U.S. Sen. Joni Ernst, R-Iowa, and a CIA contractor who survived the Sept. 11, 2012, attack on the U.S. consulate in Libya said Sunday night that presidential candidate Hillary Clinton has failed as a leader.
Ernst and Kris “Tanto” Paronto spoke at a Muscatine County Republican fundraiser at the Wilton (Iowa) Community Center, with more than 300 people in attendance. The patriotic-themed event included a dinner, music and prayer. Many state, regional and local government representatives, along with veterans in each branch of the service, were recognized.
When she introduced Paronto, Ernst said he is a hero who “has experienced the lack of leadership from Hillary Clinton first-hand. She left him there.” The attack, which left four Americans dead, drew criticism from those who said Clinton, who was secretary of state at the time, acted irresponsibly.
The Benghazi Select Committee’s investigation into Clinton’s role in the attack was one of the longest Congressional investigations in American history. After the committee investigated what prompted the attacks, Clinton’s response, and emails on her private home server, Clinton emerged relatively unscathed.
Ernst said Clinton’s “lack of leadership” cost the lives of four Americans. “Failure to lead is not an option, especially in this election,” she said.
“As I travel around the globe, our allies are asking me, ‘Where is America’s leadership?’” Ernst said. “We don’t have leadership in the White House right now.”
Ernst said that Clinton “can’t be trusted” and that she “has failed us. She does not deserve to be our president.”
Under Clinton’s watch, terrorist groups expanded, Ernst said. “She has failed to stop ISIS.
“We need to defeat ISIS,” Ernst said. “That’s what Donald Trump has promised to do.”
Paronto, who earned a standing ovation when he took the stage, echoed Ernst in saying Clinton is a failure.
Terrorists are not dumb, he said. “They will use anything at their disposal.”
He asked how they got their information, referring to the disclosure that Clinton used a private email address and server in her home during her four-year tenure as secretary of state.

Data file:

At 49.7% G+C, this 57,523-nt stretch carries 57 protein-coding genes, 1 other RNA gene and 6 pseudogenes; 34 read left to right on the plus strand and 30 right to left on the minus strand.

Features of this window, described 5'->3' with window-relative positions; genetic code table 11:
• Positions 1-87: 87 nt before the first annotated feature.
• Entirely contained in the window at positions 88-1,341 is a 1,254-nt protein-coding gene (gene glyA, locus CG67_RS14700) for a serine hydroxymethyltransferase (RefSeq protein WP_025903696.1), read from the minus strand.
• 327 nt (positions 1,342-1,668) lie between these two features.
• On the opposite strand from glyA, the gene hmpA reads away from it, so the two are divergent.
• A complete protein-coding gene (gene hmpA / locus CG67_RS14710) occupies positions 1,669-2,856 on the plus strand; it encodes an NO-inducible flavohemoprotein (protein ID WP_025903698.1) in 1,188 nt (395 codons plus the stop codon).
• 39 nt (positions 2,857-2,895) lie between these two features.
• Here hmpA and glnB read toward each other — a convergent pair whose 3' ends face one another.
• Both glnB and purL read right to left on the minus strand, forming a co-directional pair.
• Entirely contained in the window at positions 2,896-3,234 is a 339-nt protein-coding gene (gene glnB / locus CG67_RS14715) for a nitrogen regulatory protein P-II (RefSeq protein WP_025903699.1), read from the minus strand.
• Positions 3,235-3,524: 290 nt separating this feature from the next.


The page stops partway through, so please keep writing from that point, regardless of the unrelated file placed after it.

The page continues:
In a statement to the Washington Post over the weekend, the Clinton campaign spokesman Brian Fallon said, “While her use of a single email account was clearly a mistake and she has taken responsibility for it, these materials make clear why the Justice Department believed there was no basis to move forward with this case.”
Many of those attending expressed support for Republican presidential candidate Donald Trump. Among them was Bill Condon, of Lowden, Iowa, who says he is a conservative “who believes our country is being hijacked by people who don’t really believe America is the greatest country in the world.”
He said he is a big fan of Paronto and others who survived the attacks. “The media dropped the ball” when they reported the attacks, he said. “They were not being honest and fair.”
“Compare the Abu Ghraib coverage to the Benghazi coverage,” he said. Journalists, Condon said, are “doing the narrative, going along with the national media narrative.”
People are afraid to speak up, Condon said. “Because if you are not with this narrative, you are regarded a racist and a bigot and a hater,” he said. “We can’t say the truth anymore.”
Three tables away, Mary Vogt, of Oskaloosa, Iowa, discussed her personal agenda: She spoke with other guests about her website findyourservicedog.com, a website that helps people, including veterans, find service dogs of all kinds.
Vogt’s own service dog lay quietly under the table. “This dog was supposed to be euthanized,” she said. “I said ‘No she’s not. I’m going to take her.’ “
Vogt, a retired registered nurse, wants to share her site with veterans. “Rescue a dog, and they’ll rescue you for the rest of their life,” she said.
She is committed to veterans, saying that “My family has been in every war this nation has seen …. We believe in our country, we believe in God, and we believe in freedom.”
The crowd included first-time voter Ben Hanser, of Davenport, who attended with his parents Teresa and Stacy Hanser, of Davenport.
He went along because his parents had a ticket, he said. “I actually didn’t know this was a political rally.” He came mostly to hear Paronto speak, but Hanser said he appreciates Trump’s policies.